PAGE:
Thursday, April 7, 2011

Meeting Brad, part 1

Ever since I came out as gay at age 16 I've wanted a boyfriend. No, that's not exactly right. I knew I was gay before I came out to my family and friends and remember wanting a boyfriend when I was 15 (or was it 14?).

Since I'm 18 now (almost 19) I've had a lot of time to think about what kind of boyfriend I wanted. In my mid-teens I think it was more the "idea" of having a boyfriend that was appealing. I had crushes on lots of different boys -- movie star boys, boys I made up in my day dreams (and night dreams), boys in my class at school and boys I would see at the mall, the ice cream shop, McDonald's, you name it! When my eyes were open, they were scanning.
Sometimes at night I would close my eyes, pick a boy I thought was cute, and imagine us holding hands, kissing, going to the beach, listening to music, going to the movies, laughing. These imaginary boyfriends in my mind could change in a split second and I'd be onto the next one. Sometimes they had blond hair and other times they had brown hair. Different eye colors, too. Some tall, some my height.
There was something really exciting about the whole thing. Whatever I made up in my mind belonged to just me. Nobody could make fun of me, nobody could call me a sissy, a fag, a queer. It was the most normal thing in the world and I loved it. Sometimes in my dreams I would let other people in and they would be happy for me and my boyfriend. Having a boyfriend was the easiest thing in the world.
When I hit 17, I no longer wanted a "pretend" boyfriend. I wanted to get serious about the whole thing and actually had my eyes on a couple of boys in high school. I had a hard crush on one who was totally straight, so I knew that would go nowhere. The other boy was gay and we had winked at each other in passing and even talked some after school. He was so totally shy and I couldn't tell whether he was interested or not. I mean, I sorta felt the same way too. Like how do you learn as a gay boy how to flirt with another boy? Did you go about it the same way straight kids did? So, how could I get my hands on some manual or book on, The Gay Teen Boy's Step-by-Step Guide to Flirting and Dating? They didn't have that one in my school library!
When I came out to my mom at 16, one of the things I remember her saying was, "Matty, one day you're going to meet the man of your dreams (how did she know about those day and night dreams of mine?!? Yikes). Until then just take all the time you need learning about yourself. When you meet someone to date, just be yourself. Don't try to be someone you're not. And don't ever pressure yourself or be pressured to settle for less than you deserve."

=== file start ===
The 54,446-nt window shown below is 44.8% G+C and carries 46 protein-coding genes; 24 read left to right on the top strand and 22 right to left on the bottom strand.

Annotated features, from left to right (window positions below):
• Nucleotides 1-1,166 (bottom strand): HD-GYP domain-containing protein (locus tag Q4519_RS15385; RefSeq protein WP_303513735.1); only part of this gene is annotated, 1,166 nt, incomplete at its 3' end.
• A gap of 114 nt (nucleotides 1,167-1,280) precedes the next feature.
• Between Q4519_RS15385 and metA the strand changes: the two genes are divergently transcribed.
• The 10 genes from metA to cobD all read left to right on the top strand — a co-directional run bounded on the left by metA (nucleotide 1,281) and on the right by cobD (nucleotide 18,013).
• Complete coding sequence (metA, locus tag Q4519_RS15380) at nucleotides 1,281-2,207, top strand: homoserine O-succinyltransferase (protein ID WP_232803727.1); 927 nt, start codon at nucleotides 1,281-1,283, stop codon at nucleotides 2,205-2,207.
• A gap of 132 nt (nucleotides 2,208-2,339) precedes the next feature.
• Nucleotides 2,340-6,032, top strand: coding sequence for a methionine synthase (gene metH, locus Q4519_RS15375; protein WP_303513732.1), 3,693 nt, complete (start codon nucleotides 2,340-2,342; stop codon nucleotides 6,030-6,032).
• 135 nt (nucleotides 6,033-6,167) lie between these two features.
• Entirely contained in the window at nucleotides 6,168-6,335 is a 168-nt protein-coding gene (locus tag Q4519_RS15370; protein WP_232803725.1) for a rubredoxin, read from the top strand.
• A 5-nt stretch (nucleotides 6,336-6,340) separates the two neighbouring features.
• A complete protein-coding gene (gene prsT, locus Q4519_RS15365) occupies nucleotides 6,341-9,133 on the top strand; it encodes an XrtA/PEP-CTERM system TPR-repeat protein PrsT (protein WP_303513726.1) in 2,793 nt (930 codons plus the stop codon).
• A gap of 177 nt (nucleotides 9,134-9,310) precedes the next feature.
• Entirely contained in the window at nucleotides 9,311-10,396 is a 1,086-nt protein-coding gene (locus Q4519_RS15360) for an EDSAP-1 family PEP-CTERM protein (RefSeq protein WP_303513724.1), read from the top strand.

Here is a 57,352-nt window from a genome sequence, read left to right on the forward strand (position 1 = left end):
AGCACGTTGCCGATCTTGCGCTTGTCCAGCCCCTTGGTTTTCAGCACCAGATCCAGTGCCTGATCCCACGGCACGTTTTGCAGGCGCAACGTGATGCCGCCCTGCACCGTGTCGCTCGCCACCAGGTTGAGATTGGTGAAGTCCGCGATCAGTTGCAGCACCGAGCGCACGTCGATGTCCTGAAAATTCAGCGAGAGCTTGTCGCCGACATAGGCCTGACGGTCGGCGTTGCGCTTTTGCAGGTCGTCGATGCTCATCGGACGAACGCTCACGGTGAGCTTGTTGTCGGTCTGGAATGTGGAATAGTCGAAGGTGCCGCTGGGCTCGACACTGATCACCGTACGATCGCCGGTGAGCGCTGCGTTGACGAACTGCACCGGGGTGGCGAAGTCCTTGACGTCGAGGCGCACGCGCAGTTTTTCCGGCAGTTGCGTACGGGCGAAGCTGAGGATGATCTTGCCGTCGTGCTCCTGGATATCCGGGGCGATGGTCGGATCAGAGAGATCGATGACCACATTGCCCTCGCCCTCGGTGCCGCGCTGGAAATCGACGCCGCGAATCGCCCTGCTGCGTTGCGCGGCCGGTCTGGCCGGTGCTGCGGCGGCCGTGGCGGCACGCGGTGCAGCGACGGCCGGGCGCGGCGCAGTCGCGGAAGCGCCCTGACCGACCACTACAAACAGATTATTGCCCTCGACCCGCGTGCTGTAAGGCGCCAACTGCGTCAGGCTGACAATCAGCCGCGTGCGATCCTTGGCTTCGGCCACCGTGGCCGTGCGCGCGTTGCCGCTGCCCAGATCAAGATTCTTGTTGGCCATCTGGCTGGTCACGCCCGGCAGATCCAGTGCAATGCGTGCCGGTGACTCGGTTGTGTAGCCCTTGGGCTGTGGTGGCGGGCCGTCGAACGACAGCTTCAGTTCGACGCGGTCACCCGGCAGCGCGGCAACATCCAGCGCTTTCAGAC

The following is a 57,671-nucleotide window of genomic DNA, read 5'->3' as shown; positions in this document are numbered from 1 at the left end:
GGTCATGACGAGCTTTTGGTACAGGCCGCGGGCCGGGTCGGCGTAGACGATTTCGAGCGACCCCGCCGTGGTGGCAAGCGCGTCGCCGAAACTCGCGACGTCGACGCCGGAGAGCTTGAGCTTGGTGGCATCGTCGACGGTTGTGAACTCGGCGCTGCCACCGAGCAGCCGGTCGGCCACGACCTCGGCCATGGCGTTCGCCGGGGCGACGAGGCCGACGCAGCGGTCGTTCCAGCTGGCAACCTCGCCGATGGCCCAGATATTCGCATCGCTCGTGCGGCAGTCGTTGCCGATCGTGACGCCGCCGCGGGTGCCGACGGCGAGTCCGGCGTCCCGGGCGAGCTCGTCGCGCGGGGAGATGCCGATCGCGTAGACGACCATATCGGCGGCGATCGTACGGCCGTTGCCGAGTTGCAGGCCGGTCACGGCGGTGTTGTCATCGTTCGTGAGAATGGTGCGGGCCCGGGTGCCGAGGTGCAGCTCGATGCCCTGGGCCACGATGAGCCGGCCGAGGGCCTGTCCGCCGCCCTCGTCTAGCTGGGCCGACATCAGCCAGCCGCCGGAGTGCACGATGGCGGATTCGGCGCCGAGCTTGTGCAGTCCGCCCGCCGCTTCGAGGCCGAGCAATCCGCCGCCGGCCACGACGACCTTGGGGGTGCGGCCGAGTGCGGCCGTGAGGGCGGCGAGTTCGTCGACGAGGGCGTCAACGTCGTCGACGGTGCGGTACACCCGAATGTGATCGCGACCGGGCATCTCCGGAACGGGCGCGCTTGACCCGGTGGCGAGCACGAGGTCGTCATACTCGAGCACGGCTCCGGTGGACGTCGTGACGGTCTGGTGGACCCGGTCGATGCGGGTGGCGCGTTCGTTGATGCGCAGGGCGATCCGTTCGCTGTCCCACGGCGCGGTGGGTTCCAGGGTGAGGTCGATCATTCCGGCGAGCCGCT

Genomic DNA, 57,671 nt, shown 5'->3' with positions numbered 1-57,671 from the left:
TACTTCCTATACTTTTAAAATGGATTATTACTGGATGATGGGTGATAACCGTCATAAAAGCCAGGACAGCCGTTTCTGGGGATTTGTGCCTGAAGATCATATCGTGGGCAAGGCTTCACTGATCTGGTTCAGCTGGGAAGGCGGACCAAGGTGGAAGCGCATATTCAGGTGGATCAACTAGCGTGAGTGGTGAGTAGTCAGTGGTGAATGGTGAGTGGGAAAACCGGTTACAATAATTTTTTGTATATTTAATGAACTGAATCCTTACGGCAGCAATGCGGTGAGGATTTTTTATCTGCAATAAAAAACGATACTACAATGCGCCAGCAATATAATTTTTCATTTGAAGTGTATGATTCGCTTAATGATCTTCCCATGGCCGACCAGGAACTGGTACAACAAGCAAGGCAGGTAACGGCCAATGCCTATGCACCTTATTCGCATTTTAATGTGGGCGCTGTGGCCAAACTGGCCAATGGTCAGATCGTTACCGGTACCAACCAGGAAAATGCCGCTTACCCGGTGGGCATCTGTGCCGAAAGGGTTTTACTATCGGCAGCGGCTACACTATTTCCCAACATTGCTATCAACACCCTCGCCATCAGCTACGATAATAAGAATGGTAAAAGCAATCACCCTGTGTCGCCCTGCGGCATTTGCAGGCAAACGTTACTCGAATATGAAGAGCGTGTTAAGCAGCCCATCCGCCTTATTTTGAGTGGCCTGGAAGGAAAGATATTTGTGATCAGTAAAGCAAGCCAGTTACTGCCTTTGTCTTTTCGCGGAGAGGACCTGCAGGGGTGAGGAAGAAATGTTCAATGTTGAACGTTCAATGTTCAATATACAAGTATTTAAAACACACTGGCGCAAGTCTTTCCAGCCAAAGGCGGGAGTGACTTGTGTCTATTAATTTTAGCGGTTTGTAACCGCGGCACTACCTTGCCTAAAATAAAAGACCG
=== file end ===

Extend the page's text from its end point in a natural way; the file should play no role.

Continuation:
So, I tried to just put those raging hormones on a lower level (easier said than done!) and began to think about who I was and what I wanted.
Now, fast forward to age eighteen. My best friend in the world has always been Tyler (and for the record, he's straight). We practically grew up together and we're the same age. Our birthdays are just a week apart and we had a long standing tradition of celebrating our birthdays in the middle of that week and we were now both turning 18.
I know it probably sounds silly, but we've always had a theme for the party, and this year we decided on, First Things Next. I mean, eighteen felt like a huge deal and we wanted to be thinking about some of the "first things" that were important to us at this big "rite of passage" birthday. Eighteen felt more "grownup" than 16 or 17.
Tyler and I had been working on a list of people we wanted to invite. It’s amazing how our minds work because we picked almost the same people to invite. I don’t know how he did it, however, but he invited one person he hadn’t consulted me about and managed to keep it a secret.
Little did I know I'd be meeting one of the "first things next" at this party!
Tune in tomorrow (Meeting Brad, part 2) for what happens next.

24 comments:

  1. Aww, another cliffhanger... But I like your intro. And about your mum, she didn't meant literally lol :'P. Can't wait for the next part. C u tomorrow :)

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  2. Your mom sounds awesome. That was excellent advice. Looking forward to tomorrow's post.

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  3. You're inspiring stories in my head here, Matty! Much love to your mom, too. Brilliant lady.

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  4. You guys and your cliffhangers. ;-) I really am enjoying the back stories to you two meeting. Sounds like you have some wonderful people in your life, Matt.

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  5. How great for you that your Mom was so accepting. Very lucky indeed. Looking forward to your next post.

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  6. You guys are the highlight of my lunch hour now! :D Love your mom, Matt. She reminds me of my Grams with that acceptance and push to be yourself. Looking forward to tomorrow!